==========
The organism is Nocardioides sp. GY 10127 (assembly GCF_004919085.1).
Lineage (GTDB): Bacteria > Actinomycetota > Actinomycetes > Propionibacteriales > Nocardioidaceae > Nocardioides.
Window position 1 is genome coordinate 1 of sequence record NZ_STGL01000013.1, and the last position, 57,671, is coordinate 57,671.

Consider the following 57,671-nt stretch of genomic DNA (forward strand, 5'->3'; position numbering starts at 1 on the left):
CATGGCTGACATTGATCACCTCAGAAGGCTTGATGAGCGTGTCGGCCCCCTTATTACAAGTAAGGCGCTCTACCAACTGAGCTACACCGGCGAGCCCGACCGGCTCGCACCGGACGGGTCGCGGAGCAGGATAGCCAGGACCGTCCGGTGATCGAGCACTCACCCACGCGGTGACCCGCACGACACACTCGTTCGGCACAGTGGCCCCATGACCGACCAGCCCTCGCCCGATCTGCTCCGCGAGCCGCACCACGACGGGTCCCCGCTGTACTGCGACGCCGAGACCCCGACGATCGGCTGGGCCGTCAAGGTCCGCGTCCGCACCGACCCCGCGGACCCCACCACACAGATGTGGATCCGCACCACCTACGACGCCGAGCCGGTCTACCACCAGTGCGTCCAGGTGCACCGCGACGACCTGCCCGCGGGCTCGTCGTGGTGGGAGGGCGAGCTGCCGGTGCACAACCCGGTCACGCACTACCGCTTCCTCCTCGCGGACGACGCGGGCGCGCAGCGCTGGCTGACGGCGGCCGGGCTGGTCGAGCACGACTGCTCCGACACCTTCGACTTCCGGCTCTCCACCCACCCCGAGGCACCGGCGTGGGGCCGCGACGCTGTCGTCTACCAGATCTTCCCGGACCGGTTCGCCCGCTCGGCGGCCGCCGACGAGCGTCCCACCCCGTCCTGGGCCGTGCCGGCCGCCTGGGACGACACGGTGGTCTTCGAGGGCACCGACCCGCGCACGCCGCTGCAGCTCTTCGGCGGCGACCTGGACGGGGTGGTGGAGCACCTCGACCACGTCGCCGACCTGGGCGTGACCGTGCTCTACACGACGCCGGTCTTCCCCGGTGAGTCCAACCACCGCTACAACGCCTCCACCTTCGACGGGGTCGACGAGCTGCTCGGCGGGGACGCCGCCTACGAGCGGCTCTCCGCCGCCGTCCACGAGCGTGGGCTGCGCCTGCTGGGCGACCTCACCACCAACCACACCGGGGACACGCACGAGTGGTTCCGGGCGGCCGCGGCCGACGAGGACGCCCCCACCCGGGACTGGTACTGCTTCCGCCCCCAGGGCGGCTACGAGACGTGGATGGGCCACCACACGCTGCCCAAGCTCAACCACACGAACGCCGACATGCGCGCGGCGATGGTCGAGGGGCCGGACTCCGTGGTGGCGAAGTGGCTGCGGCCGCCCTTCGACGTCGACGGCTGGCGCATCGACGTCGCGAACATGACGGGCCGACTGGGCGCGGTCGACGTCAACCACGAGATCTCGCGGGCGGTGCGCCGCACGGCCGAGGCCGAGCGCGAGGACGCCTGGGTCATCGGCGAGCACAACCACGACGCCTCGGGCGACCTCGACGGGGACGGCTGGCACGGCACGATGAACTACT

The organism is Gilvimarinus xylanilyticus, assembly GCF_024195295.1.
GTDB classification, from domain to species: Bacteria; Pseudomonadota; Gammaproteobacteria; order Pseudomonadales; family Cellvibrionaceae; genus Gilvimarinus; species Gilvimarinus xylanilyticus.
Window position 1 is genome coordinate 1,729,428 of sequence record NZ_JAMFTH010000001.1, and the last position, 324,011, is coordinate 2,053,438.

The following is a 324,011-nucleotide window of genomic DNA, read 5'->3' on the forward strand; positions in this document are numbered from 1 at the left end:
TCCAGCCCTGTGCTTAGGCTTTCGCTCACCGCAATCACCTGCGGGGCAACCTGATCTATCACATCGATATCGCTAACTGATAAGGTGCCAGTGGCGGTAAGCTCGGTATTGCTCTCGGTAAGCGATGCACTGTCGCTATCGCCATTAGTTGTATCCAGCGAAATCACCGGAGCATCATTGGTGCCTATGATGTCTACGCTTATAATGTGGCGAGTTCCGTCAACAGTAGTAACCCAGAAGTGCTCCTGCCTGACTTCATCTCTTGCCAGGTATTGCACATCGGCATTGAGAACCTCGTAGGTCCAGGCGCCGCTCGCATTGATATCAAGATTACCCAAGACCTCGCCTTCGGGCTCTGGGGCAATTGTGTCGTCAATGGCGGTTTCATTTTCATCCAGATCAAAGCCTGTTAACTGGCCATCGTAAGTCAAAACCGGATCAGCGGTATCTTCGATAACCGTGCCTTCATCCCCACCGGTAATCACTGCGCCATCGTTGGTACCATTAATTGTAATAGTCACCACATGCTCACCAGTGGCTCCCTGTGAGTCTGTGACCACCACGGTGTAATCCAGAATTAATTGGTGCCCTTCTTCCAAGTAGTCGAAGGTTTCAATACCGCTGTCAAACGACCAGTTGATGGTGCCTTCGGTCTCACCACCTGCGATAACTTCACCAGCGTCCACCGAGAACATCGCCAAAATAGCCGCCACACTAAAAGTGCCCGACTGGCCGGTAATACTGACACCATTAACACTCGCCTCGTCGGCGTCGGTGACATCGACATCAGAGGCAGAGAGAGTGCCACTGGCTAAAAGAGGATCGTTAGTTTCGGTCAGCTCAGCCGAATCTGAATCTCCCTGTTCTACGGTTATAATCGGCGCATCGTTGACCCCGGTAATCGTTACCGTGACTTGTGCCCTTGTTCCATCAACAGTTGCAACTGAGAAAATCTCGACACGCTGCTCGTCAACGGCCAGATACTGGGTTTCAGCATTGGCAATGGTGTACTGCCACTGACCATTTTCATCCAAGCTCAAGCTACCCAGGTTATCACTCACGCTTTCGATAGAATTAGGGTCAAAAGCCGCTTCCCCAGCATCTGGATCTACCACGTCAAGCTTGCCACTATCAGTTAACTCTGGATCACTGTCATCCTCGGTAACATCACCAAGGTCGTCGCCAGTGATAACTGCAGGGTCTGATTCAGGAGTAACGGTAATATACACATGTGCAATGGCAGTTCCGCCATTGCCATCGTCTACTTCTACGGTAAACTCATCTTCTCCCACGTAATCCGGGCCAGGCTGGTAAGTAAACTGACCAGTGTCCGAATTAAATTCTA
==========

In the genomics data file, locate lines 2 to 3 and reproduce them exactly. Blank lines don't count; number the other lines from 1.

Lineage (GTDB): Bacteria > Actinomycetota > Actinomycetes > Propionibacteriales > Nocardioidaceae > Nocardioides.
Window position 1 is genome coordinate 1 of sequence record NZ_STGL01000013.1, and the last position, 57,671, is coordinate 57,671.